Daily Media Briefing 6th September

Daily Media Briefing


Posted in: Corporate Reputation, Daily Media Briefing, Environment, Supply Chain

Top Stories

September 06, 2012

Corporate Reputation

Samsung accused of China labour breaches

Samsung Electronics has been accused of breaching labour law at six factories in China by China Labor Watch, a US-based non-profit organisation. The investigative report published by the group on Tuesday, which alleges a series of “illegal and inhumane violations”, is a fresh blow to the South Korean company's reputation following last month's high-profile US legal defeat to Apple. Undercover investigators at eight Chinese factories supplying Samsung, of which six are controlled by the company, reported that workers at all the plants routinely worked more than the legally permitted amount of overtime and some employed workers under the age of 16.  In South Korea, Samsung has faced accusations that it failed to protect workers from carcinogenic substances at its semiconductor plants. (Financial Times*)



Shell to build oil sands carbon capture plant

Royal Dutch Shell is to build one of the world’s largest carbon capture and storage (CCS) facilities in Alberta, Canada, in an effort to cut the greenhouse gas emissions from its business mining the country’s oil sands. Pressure groups said Shell was guilty of environmental spin to win acceptance for the controversial expansion of its oil sands operations and pointed to the government subsidies Shell was receiving for the project. When it opens in 2015 the ‘Quest CCS’ plant will capture 1 million tonnes of carbon dioxide a year.  As an extra incentive for companies to invest in CCS for its oil sands industry Alberta  has said that for every tonne of carbon dioxide captured, companies will be awarded two tonnes worth of credits. These can then be sold to other companies wanting to offset their carbon emissions. Keith Stewart, climate and energy campaign co-ordinator at Greenpeace Canada, said the extra offset credits “will actually allow greenhouse gas emissions to increase”. (Financial Times*, The Times*, Business Green)

US and EU must change biofuel targets to avert food crisis, says Nestlé chief

Nestlé, the world's largest food company, has added its weight to calls by the United Nations and development groups for the US and EU to change their biofuel targets because of looming food shortages and price rises. Under laws intended to reduce foreign oil imports, 40% of US maize (corn) harvest must be used to make biofuels, even though one of the deepest droughts in the past 100 years is expected to reduce crop yields significantly. Paul Bulcke, chief executive of Nestlé said "agricultural food-based biofuel is an aberration. We say that the EU and US should put money behind the right biofuels." Nestlé says clean economy and US energy independence should not be pursued at the expense of food supplies or massive price increases.  In addition, EU countries are expected to move towards drawing 10-20% of their energy supply for transport from biofuels to reduce carbon emissions. (Business Green)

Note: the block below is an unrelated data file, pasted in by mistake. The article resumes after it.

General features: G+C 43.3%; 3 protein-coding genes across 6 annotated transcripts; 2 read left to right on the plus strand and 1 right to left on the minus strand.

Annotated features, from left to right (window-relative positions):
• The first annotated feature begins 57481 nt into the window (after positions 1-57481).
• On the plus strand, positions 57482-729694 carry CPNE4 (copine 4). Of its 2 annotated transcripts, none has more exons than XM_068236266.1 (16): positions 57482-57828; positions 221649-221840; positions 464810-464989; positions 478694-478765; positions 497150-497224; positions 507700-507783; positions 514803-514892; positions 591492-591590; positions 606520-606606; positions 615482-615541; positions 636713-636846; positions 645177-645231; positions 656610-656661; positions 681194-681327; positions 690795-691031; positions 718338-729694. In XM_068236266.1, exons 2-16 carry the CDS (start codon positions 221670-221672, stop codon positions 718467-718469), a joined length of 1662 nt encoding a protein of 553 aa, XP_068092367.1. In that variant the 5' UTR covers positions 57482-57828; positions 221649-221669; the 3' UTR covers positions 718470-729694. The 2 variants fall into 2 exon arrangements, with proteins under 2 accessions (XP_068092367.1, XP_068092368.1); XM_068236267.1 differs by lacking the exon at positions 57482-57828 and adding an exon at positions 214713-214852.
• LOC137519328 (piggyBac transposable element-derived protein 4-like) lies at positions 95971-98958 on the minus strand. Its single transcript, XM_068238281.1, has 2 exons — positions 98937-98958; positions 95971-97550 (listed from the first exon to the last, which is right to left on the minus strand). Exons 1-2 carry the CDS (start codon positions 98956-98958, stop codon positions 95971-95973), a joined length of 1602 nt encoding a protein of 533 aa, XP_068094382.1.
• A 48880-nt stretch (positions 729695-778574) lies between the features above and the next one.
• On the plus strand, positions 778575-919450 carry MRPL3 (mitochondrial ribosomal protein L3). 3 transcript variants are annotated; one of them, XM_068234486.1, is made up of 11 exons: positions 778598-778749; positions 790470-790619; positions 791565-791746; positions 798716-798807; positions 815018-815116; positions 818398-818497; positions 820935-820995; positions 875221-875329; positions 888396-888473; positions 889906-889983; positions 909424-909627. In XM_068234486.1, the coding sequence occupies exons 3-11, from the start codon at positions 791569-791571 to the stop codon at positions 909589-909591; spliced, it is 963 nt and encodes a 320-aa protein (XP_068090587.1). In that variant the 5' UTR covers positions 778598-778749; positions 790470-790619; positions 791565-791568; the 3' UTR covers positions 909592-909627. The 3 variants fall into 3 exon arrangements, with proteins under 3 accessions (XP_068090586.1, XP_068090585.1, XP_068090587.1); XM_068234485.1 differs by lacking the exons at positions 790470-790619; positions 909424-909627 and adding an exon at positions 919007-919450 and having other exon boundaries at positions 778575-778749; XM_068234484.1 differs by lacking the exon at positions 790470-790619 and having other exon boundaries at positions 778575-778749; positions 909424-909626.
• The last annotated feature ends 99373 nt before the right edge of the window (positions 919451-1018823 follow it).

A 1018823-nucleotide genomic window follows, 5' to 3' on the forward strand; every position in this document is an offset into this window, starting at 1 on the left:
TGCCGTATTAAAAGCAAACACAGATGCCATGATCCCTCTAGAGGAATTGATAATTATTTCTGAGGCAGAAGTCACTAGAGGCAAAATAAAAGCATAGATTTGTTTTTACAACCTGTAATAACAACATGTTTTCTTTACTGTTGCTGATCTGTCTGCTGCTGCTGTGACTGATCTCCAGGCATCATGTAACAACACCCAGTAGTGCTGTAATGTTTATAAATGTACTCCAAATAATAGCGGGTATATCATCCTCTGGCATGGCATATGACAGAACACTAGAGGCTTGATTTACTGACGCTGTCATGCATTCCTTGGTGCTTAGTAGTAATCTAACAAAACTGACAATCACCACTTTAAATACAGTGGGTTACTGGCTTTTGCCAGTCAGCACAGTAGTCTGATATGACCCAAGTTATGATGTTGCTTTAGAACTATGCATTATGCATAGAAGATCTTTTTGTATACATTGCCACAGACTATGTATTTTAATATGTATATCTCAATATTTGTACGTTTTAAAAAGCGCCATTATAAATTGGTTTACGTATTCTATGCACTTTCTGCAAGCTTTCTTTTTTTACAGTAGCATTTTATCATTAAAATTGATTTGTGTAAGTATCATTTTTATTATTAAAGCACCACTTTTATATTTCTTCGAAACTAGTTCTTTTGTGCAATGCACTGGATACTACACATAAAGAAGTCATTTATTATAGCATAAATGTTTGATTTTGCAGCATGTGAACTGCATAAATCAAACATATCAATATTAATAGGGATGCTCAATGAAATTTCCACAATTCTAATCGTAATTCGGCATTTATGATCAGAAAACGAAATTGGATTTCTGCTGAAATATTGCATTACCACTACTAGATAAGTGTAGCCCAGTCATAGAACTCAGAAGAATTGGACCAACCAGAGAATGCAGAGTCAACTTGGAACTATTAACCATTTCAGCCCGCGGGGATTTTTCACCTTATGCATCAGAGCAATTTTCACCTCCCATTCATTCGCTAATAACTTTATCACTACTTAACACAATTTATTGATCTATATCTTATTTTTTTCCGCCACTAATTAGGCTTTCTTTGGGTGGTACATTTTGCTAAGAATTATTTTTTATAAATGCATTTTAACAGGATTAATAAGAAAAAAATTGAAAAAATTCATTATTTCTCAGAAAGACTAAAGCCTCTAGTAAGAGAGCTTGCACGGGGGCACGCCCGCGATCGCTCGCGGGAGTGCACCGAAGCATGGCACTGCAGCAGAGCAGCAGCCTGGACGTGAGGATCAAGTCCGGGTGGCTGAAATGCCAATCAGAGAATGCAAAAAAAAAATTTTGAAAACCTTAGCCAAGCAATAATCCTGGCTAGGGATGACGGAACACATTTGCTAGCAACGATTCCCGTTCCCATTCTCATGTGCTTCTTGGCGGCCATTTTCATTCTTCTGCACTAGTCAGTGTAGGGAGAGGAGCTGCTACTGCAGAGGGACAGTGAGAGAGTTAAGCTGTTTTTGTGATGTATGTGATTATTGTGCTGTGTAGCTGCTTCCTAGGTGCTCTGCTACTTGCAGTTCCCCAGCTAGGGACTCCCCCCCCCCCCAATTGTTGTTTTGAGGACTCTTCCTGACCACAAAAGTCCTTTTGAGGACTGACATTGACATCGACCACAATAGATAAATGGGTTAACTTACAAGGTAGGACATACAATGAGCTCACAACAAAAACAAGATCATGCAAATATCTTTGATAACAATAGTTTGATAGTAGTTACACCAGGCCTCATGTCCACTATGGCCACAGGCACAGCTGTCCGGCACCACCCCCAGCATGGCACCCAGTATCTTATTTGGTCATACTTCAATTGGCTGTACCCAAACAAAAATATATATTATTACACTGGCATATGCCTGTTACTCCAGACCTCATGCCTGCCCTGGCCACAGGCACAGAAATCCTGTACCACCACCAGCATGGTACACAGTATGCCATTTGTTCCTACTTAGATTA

Europe to investigate Chinese exports of solar panels

The European Union is preparing to begin a broad investigation into whether Chinese companies have been exporting solar panels for less than it costs to make them. The Union is preparing to start the investigation in response to a complaint filed by a coalition of about 20 European companies led by SolarWorld, a German maker of solar panels.  The case would be one of the largest trade actions in European history and could lead to steep tariffs on much of China’s $20 billion in annual exports of solar products to Europe. Beijing's official English-language newspaper, China Daily, warned on Wednesday that Beijing would retaliate with trade curbs on the EU if Brussels went ahead with the investigation.  (The Guardian, The New York Times)

Supply Chain

H&M urges Bangladesh to raise wages

The chief executive of fashion retailer Hennes & Mauritz (H&M) urged Bangladesh to increase the country's minimum wage and install annual wage reviews in the country's booming textile industry to add stability and better address workers' basic needs. Karl-Johan Persson made the request in a meeting Monday with Bangladesh Prime Minister Sheikh Hasina. The Swedish company gets about 25% of its products from Bangladesh's textile industry though does not own factories in the country. About 200 factories were shut down in May by strikes and rioting as Bangladeshi textile workers protested pay that does not keep pace with the rising cost of living. H&M said it is urging the government to consider an annual review of the local minimum wage that takes consumer inflation into consideration. (Wall Street Journal)

*Requires subscription